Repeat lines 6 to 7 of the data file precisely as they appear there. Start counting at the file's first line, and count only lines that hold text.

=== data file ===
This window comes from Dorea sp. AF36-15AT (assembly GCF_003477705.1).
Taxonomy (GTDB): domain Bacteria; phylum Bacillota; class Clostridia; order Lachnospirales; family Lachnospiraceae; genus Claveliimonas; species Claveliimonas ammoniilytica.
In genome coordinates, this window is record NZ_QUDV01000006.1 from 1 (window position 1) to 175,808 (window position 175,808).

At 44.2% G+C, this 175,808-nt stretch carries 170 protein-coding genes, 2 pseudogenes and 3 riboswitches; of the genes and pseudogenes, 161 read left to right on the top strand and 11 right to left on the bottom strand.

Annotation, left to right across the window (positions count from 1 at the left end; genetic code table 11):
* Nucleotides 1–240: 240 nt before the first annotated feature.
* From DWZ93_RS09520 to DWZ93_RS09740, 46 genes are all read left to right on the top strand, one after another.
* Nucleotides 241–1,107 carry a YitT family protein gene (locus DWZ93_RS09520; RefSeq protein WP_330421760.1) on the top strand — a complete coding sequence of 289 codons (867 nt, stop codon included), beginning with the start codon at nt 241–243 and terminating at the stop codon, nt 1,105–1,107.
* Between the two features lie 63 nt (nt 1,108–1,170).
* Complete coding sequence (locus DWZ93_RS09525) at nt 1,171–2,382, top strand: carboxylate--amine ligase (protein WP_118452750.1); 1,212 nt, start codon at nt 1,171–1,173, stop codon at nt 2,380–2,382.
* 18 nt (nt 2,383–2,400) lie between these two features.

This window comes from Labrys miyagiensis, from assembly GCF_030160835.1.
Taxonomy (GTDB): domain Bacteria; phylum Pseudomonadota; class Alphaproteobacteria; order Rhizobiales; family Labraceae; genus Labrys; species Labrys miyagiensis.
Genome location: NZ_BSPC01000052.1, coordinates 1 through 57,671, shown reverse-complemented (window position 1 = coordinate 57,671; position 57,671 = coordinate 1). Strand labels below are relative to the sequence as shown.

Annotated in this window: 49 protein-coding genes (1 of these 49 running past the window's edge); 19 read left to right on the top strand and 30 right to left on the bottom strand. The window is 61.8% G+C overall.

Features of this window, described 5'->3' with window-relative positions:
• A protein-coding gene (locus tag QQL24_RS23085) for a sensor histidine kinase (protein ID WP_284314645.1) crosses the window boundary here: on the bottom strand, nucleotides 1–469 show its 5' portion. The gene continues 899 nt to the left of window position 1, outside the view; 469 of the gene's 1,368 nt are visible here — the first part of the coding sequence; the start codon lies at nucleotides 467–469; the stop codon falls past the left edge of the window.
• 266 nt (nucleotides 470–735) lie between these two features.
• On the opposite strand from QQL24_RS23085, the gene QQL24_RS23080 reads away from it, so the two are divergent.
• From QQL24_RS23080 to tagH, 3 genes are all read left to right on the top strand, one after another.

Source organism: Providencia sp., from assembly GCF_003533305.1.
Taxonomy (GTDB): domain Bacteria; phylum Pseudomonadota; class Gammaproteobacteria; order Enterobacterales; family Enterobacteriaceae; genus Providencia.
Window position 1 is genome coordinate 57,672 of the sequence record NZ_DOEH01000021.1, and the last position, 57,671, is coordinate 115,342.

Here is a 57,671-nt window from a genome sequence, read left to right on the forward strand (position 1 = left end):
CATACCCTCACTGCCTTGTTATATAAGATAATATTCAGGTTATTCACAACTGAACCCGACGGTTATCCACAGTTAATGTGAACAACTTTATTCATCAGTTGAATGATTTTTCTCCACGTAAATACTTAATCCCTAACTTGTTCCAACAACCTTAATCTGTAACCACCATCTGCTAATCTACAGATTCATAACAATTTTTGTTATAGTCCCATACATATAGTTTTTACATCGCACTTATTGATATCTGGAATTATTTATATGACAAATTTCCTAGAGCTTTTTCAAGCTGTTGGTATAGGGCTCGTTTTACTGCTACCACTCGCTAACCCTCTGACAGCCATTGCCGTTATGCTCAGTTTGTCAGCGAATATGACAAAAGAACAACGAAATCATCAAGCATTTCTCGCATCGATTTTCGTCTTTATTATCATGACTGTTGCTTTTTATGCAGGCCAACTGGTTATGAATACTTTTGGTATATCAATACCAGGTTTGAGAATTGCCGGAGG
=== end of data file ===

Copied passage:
* Nucleotides 1–240: 240 nt before the first annotated feature.
* From DWZ93_RS09520 to DWZ93_RS09740, 46 genes are all read left to right on the top strand, one after another.